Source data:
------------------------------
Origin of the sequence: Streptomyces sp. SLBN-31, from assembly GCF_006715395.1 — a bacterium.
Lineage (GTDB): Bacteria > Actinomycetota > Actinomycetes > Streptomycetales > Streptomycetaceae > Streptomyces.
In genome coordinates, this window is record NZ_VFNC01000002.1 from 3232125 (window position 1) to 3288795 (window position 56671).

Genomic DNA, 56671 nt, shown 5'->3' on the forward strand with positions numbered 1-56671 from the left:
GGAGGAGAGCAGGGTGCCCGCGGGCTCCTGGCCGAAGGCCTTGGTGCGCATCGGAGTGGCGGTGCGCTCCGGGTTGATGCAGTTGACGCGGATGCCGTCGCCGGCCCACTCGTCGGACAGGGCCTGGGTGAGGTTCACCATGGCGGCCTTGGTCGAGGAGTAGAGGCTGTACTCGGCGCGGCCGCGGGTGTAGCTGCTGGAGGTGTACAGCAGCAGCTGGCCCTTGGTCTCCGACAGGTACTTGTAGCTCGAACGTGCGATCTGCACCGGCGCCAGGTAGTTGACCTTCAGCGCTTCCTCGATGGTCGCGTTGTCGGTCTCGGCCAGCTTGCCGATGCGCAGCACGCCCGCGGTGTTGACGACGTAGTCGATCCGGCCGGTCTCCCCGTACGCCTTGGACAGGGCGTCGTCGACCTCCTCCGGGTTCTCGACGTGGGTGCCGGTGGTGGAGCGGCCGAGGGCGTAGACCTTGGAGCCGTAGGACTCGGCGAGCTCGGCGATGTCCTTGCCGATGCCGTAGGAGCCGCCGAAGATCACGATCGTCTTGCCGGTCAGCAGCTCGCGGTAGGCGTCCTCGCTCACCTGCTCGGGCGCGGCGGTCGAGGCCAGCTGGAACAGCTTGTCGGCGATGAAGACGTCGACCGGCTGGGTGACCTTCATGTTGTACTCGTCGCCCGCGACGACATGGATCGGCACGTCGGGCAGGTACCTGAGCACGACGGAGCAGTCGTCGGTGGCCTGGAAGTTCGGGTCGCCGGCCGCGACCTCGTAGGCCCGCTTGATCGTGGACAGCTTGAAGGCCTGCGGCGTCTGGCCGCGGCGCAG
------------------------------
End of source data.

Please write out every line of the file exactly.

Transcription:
Origin of the sequence: Streptomyces sp. SLBN-31, from assembly GCF_006715395.1 — a bacterium.
Lineage (GTDB): Bacteria > Actinomycetota > Actinomycetes > Streptomycetales > Streptomycetaceae > Streptomyces.
In genome coordinates, this window is record NZ_VFNC01000002.1 from 3232125 (window position 1) to 3288795 (window position 56671).

Genomic DNA, 56671 nt, shown 5'->3' on the forward strand with positions numbered 1-56671 from the left:
GGAGGAGAGCAGGGTGCCCGCGGGCTCCTGGCCGAAGGCCTTGGTGCGCATCGGAGTGGCGGTGCGCTCCGGGTTGATGCAGTTGACGCGGATGCCGTCGCCGGCCCACTCGTCGGACAGGGCCTGGGTGAGGTTCACCATGGCGGCCTTGGTCGAGGAGTAGAGGCTGTACTCGGCGCGGCCGCGGGTGTAGCTGCTGGAGGTGTACAGCAGCAGCTGGCCCTTGGTCTCCGACAGGTACTTGTAGCTCGAACGTGCGATCTGCACCGGCGCCAGGTAGTTGACCTTCAGCGCTTCCTCGATGGTCGCGTTGTCGGTCTCGGCCAGCTTGCCGATGCGCAGCACGCCCGCGGTGTTGACGACGTAGTCGATCCGGCCGGTCTCCCCGTACGCCTTGGACAGGGCGTCGTCGACCTCCTCCGGGTTCTCGACGTGGGTGCCGGTGGTGGAGCGGCCGAGGGCGTAGACCTTGGAGCCGTAGGACTCGGCGAGCTCGGCGATGTCCTTGCCGATGCCGTAGGAGCCGCCGAAGATCACGATCGTCTTGCCGGTCAGCAGCTCGCGGTAGGCGTCCTCGCTCACCTGCTCGGGCGCGGCGGTCGAGGCCAGCTGGAACAGCTTGTCGGCGATGAAGACGTCGACCGGCTGGGTGACCTTCATGTTGTACTCGTCGCCCGCGACGACATGGATCGGCACGTCGGGCAGGTACCTGAGCACGACGGAGCAGTCGTCGGTGGCCTGGAAGTTCGGGTCGCCGGCCGCGACCTCGTAGGCCCGCTTGATCGTGGACAGCTTGAAGGCCTGCGGCGTCTGGCCGCGGCGCAG